Her husband returns home after release from jail and he is determined that they are not going to move. The people of the township rally around to resist the Boers and in the struggle, many of them die.

Paradoxically enough, even though the play dealt with such a serious theme, it was not a morose or a serious play. There were several moments of laughter evoked by the antics of the black policemen in the employ of the government and, my own personal favourites, the old man, Oom Booi, and the white mistress beautifully caricatured by Lize Kubersky.

This is not to say that other characters performed below expectation. Not at all. In a play of intense emotions and swift action, these roles stood out. Arts, literature, music and culture are the four pillars that uphold a society which is progressive and liberated. Theatre provides the means to bring people together and also helps in nation building.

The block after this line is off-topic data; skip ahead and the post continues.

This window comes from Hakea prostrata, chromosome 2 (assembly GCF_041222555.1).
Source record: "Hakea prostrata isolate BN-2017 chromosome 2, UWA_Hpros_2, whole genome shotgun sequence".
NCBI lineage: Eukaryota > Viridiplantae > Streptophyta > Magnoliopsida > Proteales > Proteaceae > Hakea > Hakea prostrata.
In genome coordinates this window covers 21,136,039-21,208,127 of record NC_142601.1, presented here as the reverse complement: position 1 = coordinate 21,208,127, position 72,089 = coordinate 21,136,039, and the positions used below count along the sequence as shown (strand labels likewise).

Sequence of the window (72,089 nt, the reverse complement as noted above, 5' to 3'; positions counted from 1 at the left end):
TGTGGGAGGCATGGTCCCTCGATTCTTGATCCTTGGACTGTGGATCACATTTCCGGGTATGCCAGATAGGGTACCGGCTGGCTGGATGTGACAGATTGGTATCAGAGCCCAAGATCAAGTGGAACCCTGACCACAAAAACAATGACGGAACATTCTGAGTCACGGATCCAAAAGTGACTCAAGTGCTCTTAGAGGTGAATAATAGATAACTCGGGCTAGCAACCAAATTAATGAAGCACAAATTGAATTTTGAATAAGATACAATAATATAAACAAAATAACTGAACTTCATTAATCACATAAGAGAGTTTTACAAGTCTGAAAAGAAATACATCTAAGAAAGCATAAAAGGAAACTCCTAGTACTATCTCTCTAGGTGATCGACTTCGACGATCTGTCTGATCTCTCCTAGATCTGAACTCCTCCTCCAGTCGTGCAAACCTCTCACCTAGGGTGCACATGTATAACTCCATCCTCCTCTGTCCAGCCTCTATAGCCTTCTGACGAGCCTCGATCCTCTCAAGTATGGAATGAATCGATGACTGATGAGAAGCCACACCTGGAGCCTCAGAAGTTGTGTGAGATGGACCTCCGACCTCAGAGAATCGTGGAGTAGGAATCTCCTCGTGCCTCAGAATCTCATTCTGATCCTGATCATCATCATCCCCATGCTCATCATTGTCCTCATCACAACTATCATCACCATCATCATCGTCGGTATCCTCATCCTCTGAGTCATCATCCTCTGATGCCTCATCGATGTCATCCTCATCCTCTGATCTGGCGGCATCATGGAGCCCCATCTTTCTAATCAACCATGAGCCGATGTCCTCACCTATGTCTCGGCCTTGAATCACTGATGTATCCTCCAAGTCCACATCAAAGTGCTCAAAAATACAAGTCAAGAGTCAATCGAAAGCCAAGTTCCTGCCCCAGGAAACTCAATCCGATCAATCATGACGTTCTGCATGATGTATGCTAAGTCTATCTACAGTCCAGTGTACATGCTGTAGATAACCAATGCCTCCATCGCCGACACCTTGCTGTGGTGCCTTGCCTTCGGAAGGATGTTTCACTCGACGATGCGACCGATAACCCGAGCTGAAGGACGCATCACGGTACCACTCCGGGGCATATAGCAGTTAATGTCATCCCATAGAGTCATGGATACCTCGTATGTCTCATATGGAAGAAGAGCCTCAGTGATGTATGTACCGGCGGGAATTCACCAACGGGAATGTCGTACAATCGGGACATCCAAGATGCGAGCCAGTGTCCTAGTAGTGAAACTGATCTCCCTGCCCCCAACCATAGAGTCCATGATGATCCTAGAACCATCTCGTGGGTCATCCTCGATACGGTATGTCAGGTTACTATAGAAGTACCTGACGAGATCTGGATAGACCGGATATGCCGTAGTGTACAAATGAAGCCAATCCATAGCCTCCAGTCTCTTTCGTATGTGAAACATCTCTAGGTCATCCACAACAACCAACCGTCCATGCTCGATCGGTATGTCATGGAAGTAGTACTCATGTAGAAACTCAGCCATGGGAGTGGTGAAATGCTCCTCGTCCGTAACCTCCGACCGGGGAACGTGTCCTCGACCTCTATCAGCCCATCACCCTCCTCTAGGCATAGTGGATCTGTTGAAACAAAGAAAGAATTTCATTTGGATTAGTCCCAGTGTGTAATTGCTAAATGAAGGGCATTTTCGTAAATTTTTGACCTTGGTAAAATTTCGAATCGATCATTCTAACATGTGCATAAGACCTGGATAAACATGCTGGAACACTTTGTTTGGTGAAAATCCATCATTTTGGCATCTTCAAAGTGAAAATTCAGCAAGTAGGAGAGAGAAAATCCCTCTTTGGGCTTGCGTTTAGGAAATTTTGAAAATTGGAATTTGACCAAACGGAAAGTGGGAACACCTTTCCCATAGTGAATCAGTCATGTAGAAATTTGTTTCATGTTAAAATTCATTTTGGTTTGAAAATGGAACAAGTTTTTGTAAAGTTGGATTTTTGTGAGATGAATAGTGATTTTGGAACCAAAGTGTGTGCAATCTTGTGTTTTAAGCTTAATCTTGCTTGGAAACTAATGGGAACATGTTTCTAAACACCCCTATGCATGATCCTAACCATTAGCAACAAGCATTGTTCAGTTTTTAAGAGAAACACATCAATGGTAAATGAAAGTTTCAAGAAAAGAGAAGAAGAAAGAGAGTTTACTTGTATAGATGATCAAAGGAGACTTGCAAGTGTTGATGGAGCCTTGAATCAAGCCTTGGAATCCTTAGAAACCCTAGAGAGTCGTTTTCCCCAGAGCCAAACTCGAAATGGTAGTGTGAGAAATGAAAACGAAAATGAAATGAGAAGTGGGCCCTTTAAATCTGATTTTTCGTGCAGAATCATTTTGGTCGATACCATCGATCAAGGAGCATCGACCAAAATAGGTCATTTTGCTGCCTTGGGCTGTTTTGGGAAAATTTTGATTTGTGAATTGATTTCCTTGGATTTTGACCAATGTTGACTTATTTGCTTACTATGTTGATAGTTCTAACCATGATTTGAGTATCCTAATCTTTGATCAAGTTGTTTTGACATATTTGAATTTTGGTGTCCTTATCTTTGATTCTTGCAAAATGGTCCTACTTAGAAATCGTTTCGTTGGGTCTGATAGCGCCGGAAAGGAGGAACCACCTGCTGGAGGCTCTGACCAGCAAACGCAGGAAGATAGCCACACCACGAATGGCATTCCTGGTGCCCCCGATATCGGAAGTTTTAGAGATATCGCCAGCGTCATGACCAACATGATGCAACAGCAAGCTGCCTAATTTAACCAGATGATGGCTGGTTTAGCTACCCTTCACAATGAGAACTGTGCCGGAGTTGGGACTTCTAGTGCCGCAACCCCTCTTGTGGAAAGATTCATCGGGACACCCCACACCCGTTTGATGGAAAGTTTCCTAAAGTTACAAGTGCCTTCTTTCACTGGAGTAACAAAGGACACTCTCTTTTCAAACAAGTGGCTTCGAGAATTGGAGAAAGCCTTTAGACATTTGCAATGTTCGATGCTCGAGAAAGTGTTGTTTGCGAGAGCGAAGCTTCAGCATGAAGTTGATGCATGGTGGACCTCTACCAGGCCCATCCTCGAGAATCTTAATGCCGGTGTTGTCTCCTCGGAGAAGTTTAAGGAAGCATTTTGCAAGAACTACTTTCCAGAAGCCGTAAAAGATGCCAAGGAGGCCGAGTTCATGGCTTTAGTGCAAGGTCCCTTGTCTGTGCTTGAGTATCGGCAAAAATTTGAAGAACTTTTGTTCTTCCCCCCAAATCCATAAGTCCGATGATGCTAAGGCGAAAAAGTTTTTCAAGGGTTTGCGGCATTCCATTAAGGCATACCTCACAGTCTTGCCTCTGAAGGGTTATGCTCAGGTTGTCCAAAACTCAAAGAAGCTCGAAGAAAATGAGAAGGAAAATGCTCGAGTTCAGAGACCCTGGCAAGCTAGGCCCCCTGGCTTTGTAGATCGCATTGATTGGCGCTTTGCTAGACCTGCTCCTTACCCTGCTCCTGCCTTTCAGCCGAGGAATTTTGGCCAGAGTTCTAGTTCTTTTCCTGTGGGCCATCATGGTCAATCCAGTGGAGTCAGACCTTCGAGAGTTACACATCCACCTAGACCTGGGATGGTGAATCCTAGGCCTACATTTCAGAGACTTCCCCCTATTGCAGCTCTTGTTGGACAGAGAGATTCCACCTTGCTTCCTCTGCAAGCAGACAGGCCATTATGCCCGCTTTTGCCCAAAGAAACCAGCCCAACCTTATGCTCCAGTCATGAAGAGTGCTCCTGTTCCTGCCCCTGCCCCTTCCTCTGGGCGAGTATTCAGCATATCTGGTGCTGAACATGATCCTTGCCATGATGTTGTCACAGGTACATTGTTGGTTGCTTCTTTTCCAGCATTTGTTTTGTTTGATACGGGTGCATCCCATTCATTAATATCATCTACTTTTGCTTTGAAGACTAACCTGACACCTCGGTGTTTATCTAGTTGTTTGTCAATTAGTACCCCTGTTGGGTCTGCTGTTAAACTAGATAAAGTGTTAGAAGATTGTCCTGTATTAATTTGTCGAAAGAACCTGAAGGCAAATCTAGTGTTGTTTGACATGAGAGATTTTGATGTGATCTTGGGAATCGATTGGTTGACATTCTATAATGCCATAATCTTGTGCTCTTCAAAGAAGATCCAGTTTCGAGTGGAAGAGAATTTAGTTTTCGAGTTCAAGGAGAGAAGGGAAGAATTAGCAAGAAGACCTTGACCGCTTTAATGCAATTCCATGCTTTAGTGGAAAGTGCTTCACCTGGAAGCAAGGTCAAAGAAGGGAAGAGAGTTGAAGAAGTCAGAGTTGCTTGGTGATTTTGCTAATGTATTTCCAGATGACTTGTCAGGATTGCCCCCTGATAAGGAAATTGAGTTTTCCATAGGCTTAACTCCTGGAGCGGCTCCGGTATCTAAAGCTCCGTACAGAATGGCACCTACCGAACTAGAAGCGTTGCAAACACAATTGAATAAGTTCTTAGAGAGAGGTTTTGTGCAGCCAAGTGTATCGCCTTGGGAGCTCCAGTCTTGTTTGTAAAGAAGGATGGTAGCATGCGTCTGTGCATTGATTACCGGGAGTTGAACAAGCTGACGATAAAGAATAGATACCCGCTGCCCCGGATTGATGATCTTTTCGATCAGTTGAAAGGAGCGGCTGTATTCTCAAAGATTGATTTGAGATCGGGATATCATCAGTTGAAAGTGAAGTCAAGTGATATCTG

Frederick Philander can truly be called the father of the theatre movement in Namibia, not only because he has written several plays that can be described as genuinely Namibian, but also because of the encouragement and opportunity he gives to artists to perform in the plays he directs.

In Katutura 59 he reminds the Namibian people to honour their forgotten and unsung heroes. For a foreigner viewing the play, it is a vivid first hand experience of the Namibian struggle for independence.

The playwright can be described as a historical witness and the importance of this role can neither be denied nor ever be denigrated.

– By Tommy Katamila (Nampa)
I went to watch this historic drama, conceptualized by the famous award-winning playwright, Frederick B. Philander, on Wednesday.

All I can say is, ‘Wow.’

When the play kicked off, there was just a glimmer of light as Handjievol (Arlene Mouton) and her husband, Boetie, (Richard Swartz) retired for the night in their zinc house.

One could feel the tension in the Katutura Community Arts Centre Boiler Theatre. Nobody knew what to expect, a real good writer’s ploy, I think
Shortly thereafter major Lombaard (Botha Ellis) and his two reservists henchmen (Pineas, Armas Shivute, and Tjireya Hipikuruka) enter the scene, armed with torches. This lighting sequence also added to the drama and suspense. They forced open Handjievol’s door and arrested her husband.